Students in Pickerington Schools will resume classwork through a variety of methods when instruction resumes in the district Monday, March 30.
“Pickerington Schools is positioned well for this closure as we were already a one-to-one (technology) district,” said Crystal Davis, Pickerington Schools public-relations director.
“We see the online-learning protocols for the closure as an extension of the blizzard bags/online learning that we were already utilizing.”
The district’s spring break originally was scheduled for March 23 through 27.
But, Ohio Gov. Mike DeWine ordered all schools in the state closed beginning March 16 in order to attempt to mitigate the spread of the COVID-19 coronavirus.
At that time Superintendent Chris Briggs said students would be required to keep up with classes either through “blizzard bags,” used during typical calamity days or through online instruction, and the district still would provide meals, but they would be in grab-and-go bags to be picked up at set locations.
He said students March 17 were given blizzard bag assignments to complete at home during the duration of the closure, which is expected to last at least through April 3, 2020.
“Students and staff will not be expected to work (or) complete assignments during the district’s normally scheduled spring break, March 23-27,” he said.
“Since students will be completing assignments at home, classes will not have to be extended into the summer. All school events, athletic practices and games, clubs, meetings, etc., are canceled until further notice. There will be no student events during the required school closure period.”
Students in grades K-4 were instructed to access blizzard-bag assignments through a link on the district’s website. Middle school and high school students were told to use laptop and tablet computers they already had been issued by the district to complete assignments via the Google Classroom app.
Davis said the district also has taken steps to ensure students who don’t have internet access at home can keep up with their school work.
“We provided hard copies of assignments (March 13) to students who needed them,” Davis said. “All other students have a device and will receive their assignments online for the duration of the closure.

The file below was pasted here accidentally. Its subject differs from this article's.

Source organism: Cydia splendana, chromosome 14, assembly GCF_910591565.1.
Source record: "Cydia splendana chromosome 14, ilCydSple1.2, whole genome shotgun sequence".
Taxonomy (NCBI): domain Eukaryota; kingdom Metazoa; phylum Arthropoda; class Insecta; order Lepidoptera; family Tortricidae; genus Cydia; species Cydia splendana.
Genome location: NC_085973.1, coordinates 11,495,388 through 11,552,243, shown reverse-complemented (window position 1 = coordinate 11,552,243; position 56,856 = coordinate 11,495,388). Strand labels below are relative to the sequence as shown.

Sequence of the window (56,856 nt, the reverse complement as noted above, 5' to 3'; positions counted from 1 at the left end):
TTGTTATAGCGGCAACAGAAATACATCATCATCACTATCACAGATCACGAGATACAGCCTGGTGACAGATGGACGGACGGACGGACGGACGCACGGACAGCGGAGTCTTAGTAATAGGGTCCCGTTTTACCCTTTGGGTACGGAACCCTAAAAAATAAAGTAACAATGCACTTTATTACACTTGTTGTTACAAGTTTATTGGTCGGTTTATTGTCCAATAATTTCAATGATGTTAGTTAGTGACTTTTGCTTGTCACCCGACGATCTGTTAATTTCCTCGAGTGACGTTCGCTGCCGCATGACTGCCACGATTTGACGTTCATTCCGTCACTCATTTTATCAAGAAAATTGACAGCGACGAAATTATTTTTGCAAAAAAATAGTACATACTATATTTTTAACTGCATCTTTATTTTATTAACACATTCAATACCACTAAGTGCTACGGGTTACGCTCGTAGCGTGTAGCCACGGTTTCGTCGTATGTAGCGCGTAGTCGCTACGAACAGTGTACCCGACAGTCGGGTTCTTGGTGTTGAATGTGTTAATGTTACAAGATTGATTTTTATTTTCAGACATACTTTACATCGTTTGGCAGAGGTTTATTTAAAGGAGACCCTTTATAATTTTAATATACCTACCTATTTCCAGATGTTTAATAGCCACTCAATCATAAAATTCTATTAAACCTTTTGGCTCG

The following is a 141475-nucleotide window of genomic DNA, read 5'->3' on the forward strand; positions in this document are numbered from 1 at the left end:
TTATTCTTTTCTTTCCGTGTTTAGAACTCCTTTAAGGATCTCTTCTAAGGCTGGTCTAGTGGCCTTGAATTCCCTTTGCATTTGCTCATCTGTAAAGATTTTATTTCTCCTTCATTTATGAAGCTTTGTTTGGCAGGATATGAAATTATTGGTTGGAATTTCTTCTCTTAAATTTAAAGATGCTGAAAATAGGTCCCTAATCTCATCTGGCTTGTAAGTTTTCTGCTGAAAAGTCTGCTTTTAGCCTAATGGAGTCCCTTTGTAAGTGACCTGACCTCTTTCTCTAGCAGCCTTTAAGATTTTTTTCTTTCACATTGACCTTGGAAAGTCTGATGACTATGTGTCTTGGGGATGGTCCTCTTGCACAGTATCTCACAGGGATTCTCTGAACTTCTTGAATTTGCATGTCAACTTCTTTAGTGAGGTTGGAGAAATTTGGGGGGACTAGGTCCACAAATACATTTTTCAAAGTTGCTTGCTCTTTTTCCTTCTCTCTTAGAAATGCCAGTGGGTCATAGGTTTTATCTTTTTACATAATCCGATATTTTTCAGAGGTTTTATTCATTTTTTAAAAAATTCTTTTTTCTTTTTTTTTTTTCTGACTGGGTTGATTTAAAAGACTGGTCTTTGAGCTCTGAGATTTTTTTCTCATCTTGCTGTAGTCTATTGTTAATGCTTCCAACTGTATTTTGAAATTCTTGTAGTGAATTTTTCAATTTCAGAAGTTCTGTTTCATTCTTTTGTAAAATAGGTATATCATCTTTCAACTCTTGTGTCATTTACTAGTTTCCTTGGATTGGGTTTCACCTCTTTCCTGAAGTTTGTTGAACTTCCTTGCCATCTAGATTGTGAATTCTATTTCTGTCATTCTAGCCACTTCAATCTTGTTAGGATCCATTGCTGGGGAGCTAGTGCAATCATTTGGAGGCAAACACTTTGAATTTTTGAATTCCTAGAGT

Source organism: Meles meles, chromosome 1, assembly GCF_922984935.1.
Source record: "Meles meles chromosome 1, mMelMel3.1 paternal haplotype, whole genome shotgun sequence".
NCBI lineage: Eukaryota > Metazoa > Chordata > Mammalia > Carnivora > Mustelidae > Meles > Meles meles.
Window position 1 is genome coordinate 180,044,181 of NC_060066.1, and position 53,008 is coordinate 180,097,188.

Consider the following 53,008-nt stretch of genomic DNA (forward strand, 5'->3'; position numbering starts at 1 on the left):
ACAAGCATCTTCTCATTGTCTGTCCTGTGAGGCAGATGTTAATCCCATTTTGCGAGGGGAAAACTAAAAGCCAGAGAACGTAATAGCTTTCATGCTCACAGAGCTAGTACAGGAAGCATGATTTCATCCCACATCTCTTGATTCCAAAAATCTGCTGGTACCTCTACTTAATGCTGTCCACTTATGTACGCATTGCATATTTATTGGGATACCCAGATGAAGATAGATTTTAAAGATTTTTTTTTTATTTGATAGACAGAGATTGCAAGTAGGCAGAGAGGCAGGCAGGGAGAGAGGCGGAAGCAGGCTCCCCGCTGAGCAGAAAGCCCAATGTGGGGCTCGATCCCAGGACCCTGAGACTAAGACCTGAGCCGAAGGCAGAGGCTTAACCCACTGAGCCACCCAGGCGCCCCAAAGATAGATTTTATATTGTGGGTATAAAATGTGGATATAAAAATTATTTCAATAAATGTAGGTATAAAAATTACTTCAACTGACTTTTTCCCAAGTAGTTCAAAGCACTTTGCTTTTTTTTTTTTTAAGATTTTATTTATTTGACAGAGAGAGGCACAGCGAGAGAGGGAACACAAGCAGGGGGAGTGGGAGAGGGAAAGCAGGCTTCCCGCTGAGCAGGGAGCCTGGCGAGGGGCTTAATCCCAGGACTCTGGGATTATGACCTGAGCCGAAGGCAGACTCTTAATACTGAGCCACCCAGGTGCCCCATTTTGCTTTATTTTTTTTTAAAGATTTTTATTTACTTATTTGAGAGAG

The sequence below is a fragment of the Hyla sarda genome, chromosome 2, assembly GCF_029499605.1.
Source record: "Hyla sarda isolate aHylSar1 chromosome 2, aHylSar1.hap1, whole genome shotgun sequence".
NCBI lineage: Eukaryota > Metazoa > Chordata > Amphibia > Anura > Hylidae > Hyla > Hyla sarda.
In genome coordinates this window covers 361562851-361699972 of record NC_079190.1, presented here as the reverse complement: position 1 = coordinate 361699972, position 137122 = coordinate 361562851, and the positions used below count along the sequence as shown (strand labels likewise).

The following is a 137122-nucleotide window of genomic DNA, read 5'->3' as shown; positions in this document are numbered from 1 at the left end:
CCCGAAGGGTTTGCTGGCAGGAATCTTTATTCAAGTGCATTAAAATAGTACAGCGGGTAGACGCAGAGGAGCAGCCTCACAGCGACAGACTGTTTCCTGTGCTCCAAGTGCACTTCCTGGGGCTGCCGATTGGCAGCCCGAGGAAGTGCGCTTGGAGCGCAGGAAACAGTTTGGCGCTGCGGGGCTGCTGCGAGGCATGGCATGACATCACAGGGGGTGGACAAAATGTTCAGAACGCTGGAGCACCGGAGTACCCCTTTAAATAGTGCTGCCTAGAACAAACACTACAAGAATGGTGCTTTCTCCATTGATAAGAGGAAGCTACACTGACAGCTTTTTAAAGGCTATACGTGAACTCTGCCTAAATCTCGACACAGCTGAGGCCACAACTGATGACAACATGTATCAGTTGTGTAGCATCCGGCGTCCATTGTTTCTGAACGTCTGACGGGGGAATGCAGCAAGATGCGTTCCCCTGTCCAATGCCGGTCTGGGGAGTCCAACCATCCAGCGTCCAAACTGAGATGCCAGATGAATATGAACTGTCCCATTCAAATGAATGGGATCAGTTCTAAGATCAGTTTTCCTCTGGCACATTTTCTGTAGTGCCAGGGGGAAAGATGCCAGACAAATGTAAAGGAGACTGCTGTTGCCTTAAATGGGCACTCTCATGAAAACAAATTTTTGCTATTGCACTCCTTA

“Students can also pick up hard copies of assignments at the district office (90 N. East St.) at any time, if needed, she said. “There is a bin just outside of the district office’s front door with hard copies of the assignments for all grade levels.”
District teachers also have been instructed to work from home, Davis said.
“Everyone will work from home except for a few essential personnel – some directors, some (internet technology) staff, custodians, maintenance, grounds, food services to serve school breakfast/lunches and the front desk receptionist.”
The district is continuing to provide meal options to students.
Briggs said the district’s food-services department is partnering with the transportation department to provide a grab-and-go meal program.
The meals were made available March 16 through 20 and would be again Monday, March 30, through April 3.
“Breakfast and lunch will be provided in one bag,” Briggs said. “The program is run by the (U.S. Department of Agriculture) and (Ohio Department of Education).
“Meals can be provided for anyone through the age 18, free of charge.
Pickup is available between 11:30 a.m. and 12:30 p.m. weekdays at Tussing Elementary School, 7117 Tussing Road; Harmon Middle School, 12410 Harmon Road; and Ridgeview Junior High School, 130 Hill Road South, he said.
Briggs said the meals are not permitted to be consumed on school grounds.
“This will be a grab-and-go pickup,” he said. “If you are sick, please send a member of your household for pickup.”
Davis said the district continues to discuss how the three-week closure will affect annual standardized tests, as well as to assess the overall impact the governor’s order will have on the district and what the district is doing to prepare for the possibility of classes not being resumed at all this semester.